At the beginning was Morgans. After the success of this first authentic boutique hotel opened in 1985, the visionary Ian Schrager built a collection of fashionable hotels. But its financial management led its founder to step down in 2005. The investor North Star Capital completely took over the reigns, launching a vast development plan and a brand strategy developed around the brands Mondrian and Delano. Such dynamism generates envy.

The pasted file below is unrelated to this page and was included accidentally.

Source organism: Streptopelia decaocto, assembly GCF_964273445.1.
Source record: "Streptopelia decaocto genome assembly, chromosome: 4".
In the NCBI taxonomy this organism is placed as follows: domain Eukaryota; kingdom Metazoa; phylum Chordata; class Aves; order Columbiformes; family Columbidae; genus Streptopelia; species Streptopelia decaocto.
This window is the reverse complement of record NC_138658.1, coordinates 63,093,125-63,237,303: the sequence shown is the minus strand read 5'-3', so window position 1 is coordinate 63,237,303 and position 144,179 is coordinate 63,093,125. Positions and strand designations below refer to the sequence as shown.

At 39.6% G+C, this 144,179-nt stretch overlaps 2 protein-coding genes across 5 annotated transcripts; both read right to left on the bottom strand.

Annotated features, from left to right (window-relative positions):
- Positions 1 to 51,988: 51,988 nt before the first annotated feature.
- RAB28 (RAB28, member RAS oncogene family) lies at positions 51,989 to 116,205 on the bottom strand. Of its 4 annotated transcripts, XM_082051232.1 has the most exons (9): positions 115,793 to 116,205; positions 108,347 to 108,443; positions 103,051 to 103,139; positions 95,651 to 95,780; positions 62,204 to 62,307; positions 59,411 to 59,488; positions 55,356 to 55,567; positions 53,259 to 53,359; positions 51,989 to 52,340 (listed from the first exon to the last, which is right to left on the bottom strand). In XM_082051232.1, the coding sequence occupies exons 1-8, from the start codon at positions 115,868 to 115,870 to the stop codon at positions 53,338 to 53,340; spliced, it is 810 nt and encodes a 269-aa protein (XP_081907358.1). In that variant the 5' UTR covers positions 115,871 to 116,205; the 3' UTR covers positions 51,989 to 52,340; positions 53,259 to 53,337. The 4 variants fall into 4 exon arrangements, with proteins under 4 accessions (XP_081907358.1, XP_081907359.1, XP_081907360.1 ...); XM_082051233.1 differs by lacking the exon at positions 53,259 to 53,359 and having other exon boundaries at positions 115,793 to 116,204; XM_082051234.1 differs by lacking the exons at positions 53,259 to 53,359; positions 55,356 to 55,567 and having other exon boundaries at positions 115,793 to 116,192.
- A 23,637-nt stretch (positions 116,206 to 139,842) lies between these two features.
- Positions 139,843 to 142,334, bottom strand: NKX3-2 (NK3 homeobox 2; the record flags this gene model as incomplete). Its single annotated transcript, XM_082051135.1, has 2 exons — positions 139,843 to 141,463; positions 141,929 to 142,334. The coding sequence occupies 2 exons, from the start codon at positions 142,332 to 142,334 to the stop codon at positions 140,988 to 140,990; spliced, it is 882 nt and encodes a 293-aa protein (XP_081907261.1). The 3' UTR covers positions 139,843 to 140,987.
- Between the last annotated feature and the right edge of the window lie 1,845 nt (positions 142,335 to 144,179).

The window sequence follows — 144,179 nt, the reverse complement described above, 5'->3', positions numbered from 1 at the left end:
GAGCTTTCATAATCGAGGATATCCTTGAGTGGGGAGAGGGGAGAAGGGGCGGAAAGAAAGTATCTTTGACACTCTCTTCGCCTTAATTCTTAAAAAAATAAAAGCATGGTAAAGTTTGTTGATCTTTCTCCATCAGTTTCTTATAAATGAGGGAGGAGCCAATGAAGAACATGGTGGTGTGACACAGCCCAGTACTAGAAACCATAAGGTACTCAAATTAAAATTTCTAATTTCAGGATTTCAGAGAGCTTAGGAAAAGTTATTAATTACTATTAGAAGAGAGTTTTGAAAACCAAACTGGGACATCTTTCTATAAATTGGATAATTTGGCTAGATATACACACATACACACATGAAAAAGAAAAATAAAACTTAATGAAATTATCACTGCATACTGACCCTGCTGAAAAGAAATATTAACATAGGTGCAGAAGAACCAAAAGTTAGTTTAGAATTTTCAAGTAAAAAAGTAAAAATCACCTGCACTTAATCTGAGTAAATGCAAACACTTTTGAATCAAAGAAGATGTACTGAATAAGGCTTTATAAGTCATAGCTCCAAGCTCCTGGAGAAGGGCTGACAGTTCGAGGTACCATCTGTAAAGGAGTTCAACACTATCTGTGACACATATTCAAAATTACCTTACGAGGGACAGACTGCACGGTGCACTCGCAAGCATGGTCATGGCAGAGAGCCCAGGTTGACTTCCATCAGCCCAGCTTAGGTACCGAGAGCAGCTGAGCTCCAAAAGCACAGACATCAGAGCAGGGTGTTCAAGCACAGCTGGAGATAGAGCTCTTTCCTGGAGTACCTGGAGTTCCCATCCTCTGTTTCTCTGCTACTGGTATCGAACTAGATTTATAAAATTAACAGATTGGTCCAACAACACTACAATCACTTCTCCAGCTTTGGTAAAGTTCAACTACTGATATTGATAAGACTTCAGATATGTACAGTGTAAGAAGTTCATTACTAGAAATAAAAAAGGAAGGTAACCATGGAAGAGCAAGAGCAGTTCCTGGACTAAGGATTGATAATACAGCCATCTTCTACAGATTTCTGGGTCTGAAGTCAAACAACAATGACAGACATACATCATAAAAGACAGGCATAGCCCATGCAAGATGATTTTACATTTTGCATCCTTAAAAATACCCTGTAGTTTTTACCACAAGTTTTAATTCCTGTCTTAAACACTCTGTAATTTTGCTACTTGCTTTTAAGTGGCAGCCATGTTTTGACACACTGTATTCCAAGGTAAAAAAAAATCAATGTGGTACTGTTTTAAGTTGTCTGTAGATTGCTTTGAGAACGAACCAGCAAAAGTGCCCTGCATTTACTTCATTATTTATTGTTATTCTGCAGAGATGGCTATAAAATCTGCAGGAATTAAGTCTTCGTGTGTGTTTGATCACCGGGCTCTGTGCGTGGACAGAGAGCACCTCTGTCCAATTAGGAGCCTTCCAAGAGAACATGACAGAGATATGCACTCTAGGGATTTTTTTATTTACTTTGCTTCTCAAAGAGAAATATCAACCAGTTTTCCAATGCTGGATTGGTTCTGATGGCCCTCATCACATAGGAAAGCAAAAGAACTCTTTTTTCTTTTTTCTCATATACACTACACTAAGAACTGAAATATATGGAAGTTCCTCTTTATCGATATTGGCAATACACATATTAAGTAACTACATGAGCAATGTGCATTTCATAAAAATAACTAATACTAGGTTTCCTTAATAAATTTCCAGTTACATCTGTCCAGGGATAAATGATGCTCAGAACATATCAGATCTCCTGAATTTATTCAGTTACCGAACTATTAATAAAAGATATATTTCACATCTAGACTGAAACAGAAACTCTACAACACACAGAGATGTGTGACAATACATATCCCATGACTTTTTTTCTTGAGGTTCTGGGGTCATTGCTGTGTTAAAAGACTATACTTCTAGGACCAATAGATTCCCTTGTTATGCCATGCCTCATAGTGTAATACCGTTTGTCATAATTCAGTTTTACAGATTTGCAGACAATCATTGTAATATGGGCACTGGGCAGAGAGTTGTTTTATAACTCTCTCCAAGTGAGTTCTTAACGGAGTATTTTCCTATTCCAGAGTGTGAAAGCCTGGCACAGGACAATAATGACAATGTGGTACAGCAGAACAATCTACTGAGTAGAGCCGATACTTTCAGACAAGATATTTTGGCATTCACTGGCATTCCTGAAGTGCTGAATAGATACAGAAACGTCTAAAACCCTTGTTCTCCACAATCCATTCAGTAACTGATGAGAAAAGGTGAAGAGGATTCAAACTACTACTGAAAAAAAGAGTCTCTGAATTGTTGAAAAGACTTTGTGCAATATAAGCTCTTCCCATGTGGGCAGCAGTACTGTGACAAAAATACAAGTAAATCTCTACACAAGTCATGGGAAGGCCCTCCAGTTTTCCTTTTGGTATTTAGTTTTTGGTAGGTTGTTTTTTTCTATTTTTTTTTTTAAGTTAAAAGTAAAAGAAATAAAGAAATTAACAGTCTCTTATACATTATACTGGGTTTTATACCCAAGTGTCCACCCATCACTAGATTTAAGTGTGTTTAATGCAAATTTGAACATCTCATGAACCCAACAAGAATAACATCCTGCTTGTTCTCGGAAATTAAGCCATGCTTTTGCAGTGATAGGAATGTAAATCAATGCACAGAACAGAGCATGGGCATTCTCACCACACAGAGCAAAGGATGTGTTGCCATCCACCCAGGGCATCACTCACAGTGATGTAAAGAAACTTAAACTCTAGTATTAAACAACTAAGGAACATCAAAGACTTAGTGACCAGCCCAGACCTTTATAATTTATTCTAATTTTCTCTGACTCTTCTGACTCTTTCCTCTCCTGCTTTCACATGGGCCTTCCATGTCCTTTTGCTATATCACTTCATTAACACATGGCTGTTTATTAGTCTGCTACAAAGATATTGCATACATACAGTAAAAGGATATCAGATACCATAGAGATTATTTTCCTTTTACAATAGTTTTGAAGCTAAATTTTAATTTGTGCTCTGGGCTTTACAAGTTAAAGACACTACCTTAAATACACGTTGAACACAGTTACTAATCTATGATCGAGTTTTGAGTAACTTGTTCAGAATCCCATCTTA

The Morgans Hotel Group is getting closer and closer to the Persian Gulf. The American hotel group has just announced the opening of Delano Dubai for 2012. But its headquarters just might make the virtual voyage earlier. Several newspapers, including the Times, have been talking about two Emirate investors’ growing interest in the pioneer of the boutique ho-tel concept. In order to buy this group listed on the Nasdaq, Zabeel, the Dubai sovereign fund that owns shares in the capital of Sony and EADS, is up against Mubadala, the Abu Dhabi sovereign fund that owns shares in Ferrari, Carlyle and that has become owner of the Chrysler Building, New York’s emblematic skyscraper.Other Mondrians will follow. The Mondrian SoHo will open in New York in 2009. In a JV with M Development, Chicago will welcome a Mondrian in 2010 thanks to the renovation of the historic 1924 the Cedar Hotel, bringing its capacity to 200 rooms. Palm Springs is on the pro-gram for 2011. Finally, the Morgans Hotel Group realized a double hit in Las Vegas. The result of a joint venture with the casino operator Boyd Gaming, a Mondrian and a Delano will open their doors in 2010 at the heart of the Echelon complex. While Fred J. Kleisner, an experienced hotelier with an impressive curriculum (CEO Wyndham, president Westin and GM Waldorf=Astoria) is now at the helm, the Morgans Hotel group is jumping into a new era with both feet. A story that the group will continue alone or with a partner?The majority shareholder NorthStar Capital Partners does not see this battle in a bad light. It hopes to raise the stakes and push the buying price, which is down to $17 today, above the IPO price ($20). In addition to taking over a major debt - 450 million euros - the transaction could run around a billion euros, according to the English newspaper.If one or the other investment fund brings its project to term – and there is no doubt that they have the means and desire– these funds will take control over the enfant terrible of the upscale hotel range, the one that initiated the boutique hotel eruption with the opening of the Morgans in New York. Zabeel or Mubadala would thus take over a group with an eventful past whose genesis hails back to a room... a prison room to be exact. Incarcerated for an explosive cocktail of drugs, cash and double sets of account books found in some ceiling panels of their mythical Studio 54, Ian Schrager and Steve Rubell invented a new adventure to relive the success of “the greatest nightclub of all times”. Conclusion: after setting the nightclub scene aflame why not revolutionize the muffled world of hotels?The two players had a very clear idea of their “Hotel as a theatre” concept: innovative design, personnel who look more like they came out of Elite model agency than the Lausanne Hotel School, a “fusion cuisine” restaurant, a trendy bar, all with a dusting of celebrities to add a touch of spice and attract gazes and local shoppers. All that was needed was to find a good deal. While they would have been happy to finance another temple of the night upon the pair’s release from prison, banks are more wary about this shift into the hotel world. But Ian Schrager and Steve Rubell are sure of themselves. Mark Fleischmann, who took over Studio 54, wants to resell his Executive Hotel. With support from Philip Pilevski, a real estate developer, the hotel Madison Avenue is acquired.And this establishment would undergo an outstanding metamorphosis. On October 1, 1985, the Morgans opened. Andrée Putman handled the decoration, making it both intimate and minimal. Discrete on the outside, the hotel attracted stars and made magazine covers. Very rapidly, the Morgans with its 113 rooms posted no vacancies. With this stroke of genius, Ian Schrager and Steve Rubell opened the Royalton in 1988. This time the new hoteliers opted for another French architect: Philippe Starck. This hotel would mark the beginning of close ties with the designer who later took on the job of giving the group’s other hotels a very personal touch.Morgans plus Royalton, these two hotels constituted the minimal basis for creating a hotel group. The Morgans Hotel Group was thus officially launched. It moved forward rapidly. The Paramount Hotel was bought near Times Square and it too was transformed by Philippe Stark to open in 1990. The group then moved away from New York towards Miami, the preferred holiday destination of VIPs, with the acquisition of the Delano in 1993. A first cri-sis gives the group a jolt: Steve Rubell, deceased in 1989, is no longer there to support his partner in these troubled times. With the first war on Iraq and recession, the Morgans and the Royalton went bankrupt. But financial difficulties wouldn’t stop Ian Schrager who enjoined help from known professionals. Steven Hicks, from Marriott, and William Sheehan, previously the head of Omni Hotels, joined the group. In the meanwhile, the Mondrian in Los Angeles and the Clift in San Francisco were added to the collection.To go any further, the group needed money. The REIT NorthStar Capital took a majority share in the group in1998, with its founder continuing to lead it. In order to play on his emblematic name, the Morgans Hotel Group became Ian Schrager Hotels. This new momentum resulted in new acquisitions: the St Moritz, Barnizon, Empire, Hudson and Mc Alpin in New York; and the Miramar, a historic late 19th-century resort near Santa Barbara in California. The group also took its first steps abroad, in London, with the St Martins Lane, in 1999, and then the Sanderson. Ian Schrager Hotels also enters into management contracts with the Shore Club in Miami.As if they were an integral part of the group’s DNA, grandeur and decadence alternate with one another. The aftershock of 9-11, the weight of debt, competition with brand new boutique hotels that have sometimes surpassed the original concept: times were hard for Ian Schrager Hotels. The Clift filed for bankruptcy protection. Several hotels such as the Miramar were sold. The number of listed hotels dropped to nine. July 2005 marked a turning point in the group’s life. Ian Schrager stepped into the shadows to fly to new openings. He took over the Gramercy Park, Bond Street and more recently accepted to enter into a partnership with Marriott to launch Edition hotels. Two top managers at NorthStar Capital, David Hamamoto and Edward Scheetz definitively took the helm. Without its mentor, the Morgans Hotel Group resumed its original name. The goal of the new management was clear: professionalize management and restructure the debt to enter the Nasdaq.This happened in 2006. The resulting money first went to a vast renovation program. The long list of closings for renovations began with the Delano in 2006. A success. The average daily rate rose 20% after the reopening. Mari Balestrazzi, ex-St Regis and VP Design for the group, supervised these operations. In 2007, the New York studio Roman & Williams was entrusted with “reinventing” the Royalton. Away with Philippe Starck’s lobby – to the great displeasure of the French designer for whom it was an important work, as well as to that of many observers – to make way for new decor with warm hues where ebony predominates. Let bygones be bygones? Not exactly. In 2008, it was the Morgans’ turn for a makeover. And the renovation was once again entrusted to Andrée Putman. The original boutique hotel closed its doors last May for a 9 million dollar facelift and should reopen in the coming weeks.Back on its feet, the Morgans Hotel Group relaunched an active phase of development targeting all major cities in America and around the globe. The goal: to maintain high revenues. In 2007, the RevPAR for the group hotels was $266 versus $240 for the W and Ritz-Carlton hotels in North America, for growth by 14.2% over 2006 versus below 10% for the competitors. Occupancy has been higher than 78% for 3 years. In order to offer a very loyal clientele new destinations, Morgans Hotel is starting by strengthening its presence in the United States. The group is finalizing the takeover and extension of the Hard Rock Hotel & Casino in Las Vegas with DLJ Merchant Banking. An ambitious renovation and expansion plan will lead to additional 950 rooms by 2009, and new meeting and lei-sure spaces (casino, restaurants, nightclubs).Another acquisition: the former James Hotel in Scottsdale. Bought for 47.5 million dollars in April 2006, the property reopened in January 2007 under the name Mondrian Scottsdale. This opening is emblematic of the group’s strategy. Morgans Hotel Group fully plans to play on all its recognized brands in order to give the Delano or the Mondrian younger cousins. In Florida, the conversion of a building into a hotel is almost complete and will become the Mondrian Miami, the third MHG hotel on the always-appealing South Beach market.Other Mondrians will follow. The Mondrian SoHo will open in New York in 2009. In a JV with M Development, Chicago will welcome a Mondrian in 2010 thanks to the renovation of the historic 1924 the Cedar Hotel, bringing its capacity to 200 rooms. Palm Springs is on the pro-gram for 2011. Finally, the Morgans Hotel Group realized a double hit in Las Vegas. The result of a joint venture with the casino operator Boyd Gaming, a Mondrian and a Delano will open their doors in 2010 at the heart of the Echelon complex. While Fred J. Kleisner, an experienced hotelier with an impressive curriculum (CEO Wyndham, president Westin and GM Waldorf=Astoria) is now at the helm, the Morgans Hotel group is jumping into a new era with both feet. A story that the group will continue alone or with a partner?